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Huge Energy Produces Attosecond Pulses

To produce an attosecond pulse, Corkum's team uses a Terawatt Laser, an amazing apparatus that generates a terawatt of energy to create an attosecond pulse.

North America consumes about one terawatt or 1,000,000,000,000 Watts of electricity -- the equivalent of about 10 billion light bulbs burning all at once. An average house uses a few 1000 Watts. 

Imagine what happens when a large number like 1000 Watts meets a small number like a second. If you were to switch on the house lights for only one second each day, then your power bill would be less than one cent per year. You would have consumed only about 1/10 of a kilowatt-hour of energy. 

The same idea works for femtoseconds and attoseconds. If the light pulse lasts for only one attosecond, then, even if it has one terawatt of power -- equal to the power consumed in all of North America -- the energy that it consumes is less than 1 trillionth of a kilowatt-hour. This is less than the energy of a flying mosquito.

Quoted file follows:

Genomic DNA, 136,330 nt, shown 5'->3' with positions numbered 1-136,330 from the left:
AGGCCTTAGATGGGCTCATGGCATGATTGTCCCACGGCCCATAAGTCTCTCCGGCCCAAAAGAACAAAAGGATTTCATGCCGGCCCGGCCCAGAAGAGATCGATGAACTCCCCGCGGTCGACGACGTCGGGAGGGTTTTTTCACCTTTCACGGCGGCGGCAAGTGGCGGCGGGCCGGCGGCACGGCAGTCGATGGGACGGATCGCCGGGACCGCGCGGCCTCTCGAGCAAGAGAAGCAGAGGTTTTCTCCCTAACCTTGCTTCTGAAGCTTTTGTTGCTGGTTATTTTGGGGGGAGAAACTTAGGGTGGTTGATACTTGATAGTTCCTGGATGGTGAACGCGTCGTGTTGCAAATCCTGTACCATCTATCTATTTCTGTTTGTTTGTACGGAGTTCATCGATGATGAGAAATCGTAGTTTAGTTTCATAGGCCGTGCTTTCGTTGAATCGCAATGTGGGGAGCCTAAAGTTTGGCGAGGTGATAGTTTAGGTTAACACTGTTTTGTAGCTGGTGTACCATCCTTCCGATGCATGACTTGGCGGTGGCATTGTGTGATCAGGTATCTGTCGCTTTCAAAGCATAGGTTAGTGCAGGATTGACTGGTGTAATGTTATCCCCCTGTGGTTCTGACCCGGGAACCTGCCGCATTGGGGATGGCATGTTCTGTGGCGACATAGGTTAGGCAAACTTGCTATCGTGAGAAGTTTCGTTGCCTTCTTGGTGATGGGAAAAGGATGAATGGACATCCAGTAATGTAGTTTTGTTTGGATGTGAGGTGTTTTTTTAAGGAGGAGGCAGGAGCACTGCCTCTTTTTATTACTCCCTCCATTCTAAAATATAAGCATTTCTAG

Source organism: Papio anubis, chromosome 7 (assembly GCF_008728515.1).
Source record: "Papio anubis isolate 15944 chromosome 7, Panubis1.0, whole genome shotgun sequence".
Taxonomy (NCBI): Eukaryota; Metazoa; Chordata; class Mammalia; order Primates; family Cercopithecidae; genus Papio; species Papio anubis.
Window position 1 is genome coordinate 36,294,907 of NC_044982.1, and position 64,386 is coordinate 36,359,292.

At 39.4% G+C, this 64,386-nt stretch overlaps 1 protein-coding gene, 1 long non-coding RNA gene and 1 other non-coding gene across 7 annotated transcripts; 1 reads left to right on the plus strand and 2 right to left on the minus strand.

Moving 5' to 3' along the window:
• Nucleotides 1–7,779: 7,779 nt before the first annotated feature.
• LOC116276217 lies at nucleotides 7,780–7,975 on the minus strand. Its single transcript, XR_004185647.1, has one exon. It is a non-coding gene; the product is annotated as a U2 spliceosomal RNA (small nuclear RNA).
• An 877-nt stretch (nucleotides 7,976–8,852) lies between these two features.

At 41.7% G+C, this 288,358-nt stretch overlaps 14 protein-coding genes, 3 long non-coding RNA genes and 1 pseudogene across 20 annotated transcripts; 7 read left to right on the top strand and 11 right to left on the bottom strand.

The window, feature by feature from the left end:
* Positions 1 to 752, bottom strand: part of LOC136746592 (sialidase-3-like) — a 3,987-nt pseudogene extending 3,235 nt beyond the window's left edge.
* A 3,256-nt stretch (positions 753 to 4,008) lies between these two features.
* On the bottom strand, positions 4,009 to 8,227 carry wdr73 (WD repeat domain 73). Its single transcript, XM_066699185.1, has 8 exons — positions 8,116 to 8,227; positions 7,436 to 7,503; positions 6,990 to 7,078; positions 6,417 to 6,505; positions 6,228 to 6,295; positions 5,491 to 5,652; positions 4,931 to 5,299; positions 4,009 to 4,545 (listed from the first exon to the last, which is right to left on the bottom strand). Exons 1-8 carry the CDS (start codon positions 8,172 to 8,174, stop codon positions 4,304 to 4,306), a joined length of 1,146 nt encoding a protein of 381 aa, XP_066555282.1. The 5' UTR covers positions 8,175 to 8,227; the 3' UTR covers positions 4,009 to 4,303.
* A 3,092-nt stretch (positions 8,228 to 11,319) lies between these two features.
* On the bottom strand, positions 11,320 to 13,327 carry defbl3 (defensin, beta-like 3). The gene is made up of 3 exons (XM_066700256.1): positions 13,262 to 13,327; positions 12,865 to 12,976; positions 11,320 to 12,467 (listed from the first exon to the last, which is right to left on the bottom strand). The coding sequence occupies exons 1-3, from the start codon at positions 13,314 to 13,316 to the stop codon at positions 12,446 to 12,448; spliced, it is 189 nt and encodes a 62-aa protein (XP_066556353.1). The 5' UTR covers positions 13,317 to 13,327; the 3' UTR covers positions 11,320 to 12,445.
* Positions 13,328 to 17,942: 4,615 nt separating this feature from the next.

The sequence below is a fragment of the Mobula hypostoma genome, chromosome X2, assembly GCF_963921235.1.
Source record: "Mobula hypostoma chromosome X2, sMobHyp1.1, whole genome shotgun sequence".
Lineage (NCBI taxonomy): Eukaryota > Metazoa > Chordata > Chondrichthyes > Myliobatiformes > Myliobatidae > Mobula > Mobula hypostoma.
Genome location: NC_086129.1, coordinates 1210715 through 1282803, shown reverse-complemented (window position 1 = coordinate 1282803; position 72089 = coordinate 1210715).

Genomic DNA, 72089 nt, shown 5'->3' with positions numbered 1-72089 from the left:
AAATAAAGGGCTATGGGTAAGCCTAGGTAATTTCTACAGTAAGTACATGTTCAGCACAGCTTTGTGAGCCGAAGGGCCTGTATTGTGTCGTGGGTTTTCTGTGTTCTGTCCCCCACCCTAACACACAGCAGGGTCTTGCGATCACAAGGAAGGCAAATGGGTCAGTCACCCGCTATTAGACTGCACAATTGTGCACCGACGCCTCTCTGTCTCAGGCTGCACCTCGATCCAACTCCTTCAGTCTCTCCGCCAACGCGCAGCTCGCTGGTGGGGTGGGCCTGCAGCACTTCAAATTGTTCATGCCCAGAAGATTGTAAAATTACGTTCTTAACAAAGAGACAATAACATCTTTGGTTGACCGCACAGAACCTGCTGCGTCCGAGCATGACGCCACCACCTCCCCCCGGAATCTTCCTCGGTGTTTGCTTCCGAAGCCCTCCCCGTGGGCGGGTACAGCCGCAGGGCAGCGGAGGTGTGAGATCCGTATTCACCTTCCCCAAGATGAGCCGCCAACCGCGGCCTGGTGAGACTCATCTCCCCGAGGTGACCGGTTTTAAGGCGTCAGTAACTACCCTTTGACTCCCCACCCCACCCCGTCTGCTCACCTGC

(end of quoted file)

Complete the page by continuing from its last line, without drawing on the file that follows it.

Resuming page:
In our world, one trillionth of a kilowatt hour is insignificant. In the world of mosquitos it is significant. In the world of atoms, molecules and electrons, it is a huge amount of energy. 

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Visualising an Attosecond

Time and the Organization of the Universe